One of the finest Norman churches in Northamptonshire, St Peter's was built around 1150, but there is evidence of a still earlier church in this spot. One of the most interesting features are the carved capitals in the nave, which are wonderfully decorated with carved foliage, birds, beasts, and human faces.
The church is composed of an aisled nave, north and south chapels, chancel, and west tower. The bulk of the building is late 12th century, with the exception of the west tower, which was rebuilt in the 17th century. The arcades are Norman work, as are the south, north, and west doorways. Several windows survive from the 12th century, but the remainder are 17th century.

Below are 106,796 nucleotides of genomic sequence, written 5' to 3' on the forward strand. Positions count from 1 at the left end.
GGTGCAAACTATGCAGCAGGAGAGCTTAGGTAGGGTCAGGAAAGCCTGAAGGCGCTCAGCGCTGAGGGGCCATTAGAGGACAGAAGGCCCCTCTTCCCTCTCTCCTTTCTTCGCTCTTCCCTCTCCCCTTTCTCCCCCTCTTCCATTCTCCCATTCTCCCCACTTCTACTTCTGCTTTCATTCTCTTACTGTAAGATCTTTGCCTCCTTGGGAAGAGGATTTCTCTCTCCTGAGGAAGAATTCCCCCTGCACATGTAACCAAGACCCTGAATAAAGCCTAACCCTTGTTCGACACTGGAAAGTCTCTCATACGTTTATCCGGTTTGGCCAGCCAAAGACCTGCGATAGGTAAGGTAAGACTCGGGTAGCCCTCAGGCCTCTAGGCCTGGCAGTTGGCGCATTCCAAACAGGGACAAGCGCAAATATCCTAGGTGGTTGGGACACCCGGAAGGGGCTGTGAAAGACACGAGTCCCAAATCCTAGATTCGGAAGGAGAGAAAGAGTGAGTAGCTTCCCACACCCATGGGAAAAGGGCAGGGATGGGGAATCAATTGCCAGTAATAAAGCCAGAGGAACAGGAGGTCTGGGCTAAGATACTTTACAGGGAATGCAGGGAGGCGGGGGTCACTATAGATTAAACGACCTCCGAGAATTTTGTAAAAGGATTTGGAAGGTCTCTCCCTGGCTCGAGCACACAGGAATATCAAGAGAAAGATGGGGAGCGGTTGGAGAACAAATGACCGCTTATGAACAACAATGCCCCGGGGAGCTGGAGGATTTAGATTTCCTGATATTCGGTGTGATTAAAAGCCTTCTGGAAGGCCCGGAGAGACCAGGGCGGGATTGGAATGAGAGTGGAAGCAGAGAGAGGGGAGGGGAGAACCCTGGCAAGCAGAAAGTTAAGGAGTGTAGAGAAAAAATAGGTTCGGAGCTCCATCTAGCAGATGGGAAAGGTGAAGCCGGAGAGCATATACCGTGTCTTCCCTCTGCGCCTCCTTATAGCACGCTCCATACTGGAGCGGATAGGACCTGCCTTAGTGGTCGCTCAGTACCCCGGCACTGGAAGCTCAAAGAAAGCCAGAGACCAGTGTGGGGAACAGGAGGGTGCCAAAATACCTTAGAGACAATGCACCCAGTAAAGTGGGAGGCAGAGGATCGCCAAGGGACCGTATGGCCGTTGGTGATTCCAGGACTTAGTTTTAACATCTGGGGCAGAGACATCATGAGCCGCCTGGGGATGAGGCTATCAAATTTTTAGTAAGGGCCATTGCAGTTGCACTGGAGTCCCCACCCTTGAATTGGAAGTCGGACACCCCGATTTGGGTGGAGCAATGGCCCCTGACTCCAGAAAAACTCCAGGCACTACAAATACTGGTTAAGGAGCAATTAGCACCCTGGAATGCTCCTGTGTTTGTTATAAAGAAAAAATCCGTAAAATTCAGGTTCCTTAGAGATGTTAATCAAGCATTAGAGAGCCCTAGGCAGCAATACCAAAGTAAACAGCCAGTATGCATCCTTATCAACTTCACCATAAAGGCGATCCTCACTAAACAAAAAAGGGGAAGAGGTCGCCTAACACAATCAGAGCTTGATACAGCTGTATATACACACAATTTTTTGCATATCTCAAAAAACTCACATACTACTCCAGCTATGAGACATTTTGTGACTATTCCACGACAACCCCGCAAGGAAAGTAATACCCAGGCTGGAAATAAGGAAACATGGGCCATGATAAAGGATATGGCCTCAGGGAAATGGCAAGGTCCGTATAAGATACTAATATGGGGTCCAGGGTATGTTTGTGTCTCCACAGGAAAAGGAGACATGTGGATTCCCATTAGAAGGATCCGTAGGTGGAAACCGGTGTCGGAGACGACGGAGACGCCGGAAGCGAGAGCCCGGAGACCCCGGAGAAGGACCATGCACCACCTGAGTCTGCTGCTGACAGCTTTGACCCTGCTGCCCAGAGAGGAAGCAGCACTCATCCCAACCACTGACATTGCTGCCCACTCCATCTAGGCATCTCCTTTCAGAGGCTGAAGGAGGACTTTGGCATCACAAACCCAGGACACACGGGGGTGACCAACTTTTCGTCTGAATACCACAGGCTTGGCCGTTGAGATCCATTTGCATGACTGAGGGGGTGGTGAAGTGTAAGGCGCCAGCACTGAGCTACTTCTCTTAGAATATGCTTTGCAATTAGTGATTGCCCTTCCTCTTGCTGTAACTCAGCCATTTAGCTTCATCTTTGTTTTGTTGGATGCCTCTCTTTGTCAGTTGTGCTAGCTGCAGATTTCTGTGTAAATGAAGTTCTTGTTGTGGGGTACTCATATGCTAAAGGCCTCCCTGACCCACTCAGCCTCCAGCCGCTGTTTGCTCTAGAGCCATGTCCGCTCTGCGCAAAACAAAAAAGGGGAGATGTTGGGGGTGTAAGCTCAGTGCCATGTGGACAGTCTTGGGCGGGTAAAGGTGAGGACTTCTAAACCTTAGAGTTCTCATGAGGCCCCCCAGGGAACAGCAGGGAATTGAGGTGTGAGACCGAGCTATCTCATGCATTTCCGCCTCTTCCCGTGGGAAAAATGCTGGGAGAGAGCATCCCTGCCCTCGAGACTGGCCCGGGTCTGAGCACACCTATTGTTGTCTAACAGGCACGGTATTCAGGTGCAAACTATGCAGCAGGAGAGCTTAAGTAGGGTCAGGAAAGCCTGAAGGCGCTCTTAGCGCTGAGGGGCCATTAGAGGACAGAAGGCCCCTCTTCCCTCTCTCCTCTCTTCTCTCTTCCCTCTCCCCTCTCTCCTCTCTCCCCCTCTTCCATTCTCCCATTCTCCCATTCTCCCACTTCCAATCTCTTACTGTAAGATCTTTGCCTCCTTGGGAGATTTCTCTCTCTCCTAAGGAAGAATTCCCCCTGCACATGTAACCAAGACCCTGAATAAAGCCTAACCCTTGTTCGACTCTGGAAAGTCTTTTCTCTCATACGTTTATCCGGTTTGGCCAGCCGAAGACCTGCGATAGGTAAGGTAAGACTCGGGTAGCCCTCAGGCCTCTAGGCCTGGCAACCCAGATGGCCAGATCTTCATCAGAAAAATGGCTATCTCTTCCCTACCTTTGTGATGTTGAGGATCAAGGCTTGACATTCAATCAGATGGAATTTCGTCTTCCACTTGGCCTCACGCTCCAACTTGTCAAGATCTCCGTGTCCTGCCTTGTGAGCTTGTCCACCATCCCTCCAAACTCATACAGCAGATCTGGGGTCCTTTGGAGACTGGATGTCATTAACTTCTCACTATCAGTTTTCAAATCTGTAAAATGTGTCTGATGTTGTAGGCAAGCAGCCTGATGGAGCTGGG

The font dates to the 14th century, and there is a 15th century crypt. Another historical treat is a beautifully carved 2th century graver slab. There are also a very nice series of 18th wall tablets and a monument to John Smith (d. 1742), a well-known mezzotint engraver.

During Sir George Gilbert Scott's restoration work in 1850 a pair of Saxon sculptured stones were discovered in the chancel. They can be seen in a coffin niche in the south aisle.

St Peter's is no longer in regular use and is cared for by the Churches Conservation Trust.